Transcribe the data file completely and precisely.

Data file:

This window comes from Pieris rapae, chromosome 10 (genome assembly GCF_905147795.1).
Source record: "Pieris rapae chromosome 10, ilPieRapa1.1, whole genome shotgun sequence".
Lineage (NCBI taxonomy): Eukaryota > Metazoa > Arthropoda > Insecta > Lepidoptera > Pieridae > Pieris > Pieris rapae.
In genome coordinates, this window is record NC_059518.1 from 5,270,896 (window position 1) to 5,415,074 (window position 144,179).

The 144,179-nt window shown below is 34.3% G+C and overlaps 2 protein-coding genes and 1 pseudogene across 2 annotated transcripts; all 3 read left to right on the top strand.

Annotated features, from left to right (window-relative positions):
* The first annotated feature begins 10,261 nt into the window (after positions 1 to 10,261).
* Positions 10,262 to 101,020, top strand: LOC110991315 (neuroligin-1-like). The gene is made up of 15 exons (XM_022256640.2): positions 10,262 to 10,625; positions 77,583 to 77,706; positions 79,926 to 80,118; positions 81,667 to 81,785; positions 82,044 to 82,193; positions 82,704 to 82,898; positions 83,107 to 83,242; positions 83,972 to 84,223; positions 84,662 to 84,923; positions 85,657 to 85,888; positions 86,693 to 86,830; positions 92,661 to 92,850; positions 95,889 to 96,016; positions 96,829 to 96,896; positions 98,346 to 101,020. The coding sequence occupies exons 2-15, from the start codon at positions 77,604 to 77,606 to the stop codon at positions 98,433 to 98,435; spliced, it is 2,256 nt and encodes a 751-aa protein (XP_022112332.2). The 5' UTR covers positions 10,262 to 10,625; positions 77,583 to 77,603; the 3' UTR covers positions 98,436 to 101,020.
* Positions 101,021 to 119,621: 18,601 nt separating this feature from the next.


This window comes from Pieris rapae, chromosome 10 (genome assembly GCF_905147795.1).
Source record: "Pieris rapae chromosome 10, ilPieRapa1.1, whole genome shotgun sequence".
Lineage (NCBI taxonomy): Eukaryota > Metazoa > Arthropoda > Insecta > Lepidoptera > Pieridae > Pieris > Pieris rapae.
In genome coordinates, this window is record NC_059518.1 from 5,270,896 (window position 1) to 5,415,074 (window position 144,179).

The 144,179-nt window shown below is 34.3% G+C and overlaps 2 protein-coding genes and 1 pseudogene across 2 annotated transcripts; all 3 read left to right on the top strand.

Annotated features, from left to right (window-relative positions):
* The first annotated feature begins 10,261 nt into the window (after positions 1 to 10,261).
* Positions 10,262 to 101,020, top strand: LOC110991315 (neuroligin-1-like). The gene is made up of 15 exons (XM_022256640.2): positions 10,262 to 10,625; positions 77,583 to 77,706; positions 79,926 to 80,118; positions 81,667 to 81,785; positions 82,044 to 82,193; positions 82,704 to 82,898; positions 83,107 to 83,242; positions 83,972 to 84,223; positions 84,662 to 84,923; positions 85,657 to 85,888; positions 86,693 to 86,830; positions 92,661 to 92,850; positions 95,889 to 96,016; positions 96,829 to 96,896; positions 98,346 to 101,020. The coding sequence occupies exons 2-15, from the start codon at positions 77,604 to 77,606 to the stop codon at positions 98,433 to 98,435; spliced, it is 2,256 nt and encodes a 751-aa protein (XP_022112332.2). The 5' UTR covers positions 10,262 to 10,625; positions 77,583 to 77,603; the 3' UTR covers positions 98,436 to 101,020.
* Positions 101,021 to 119,621: 18,601 nt separating this feature from the next.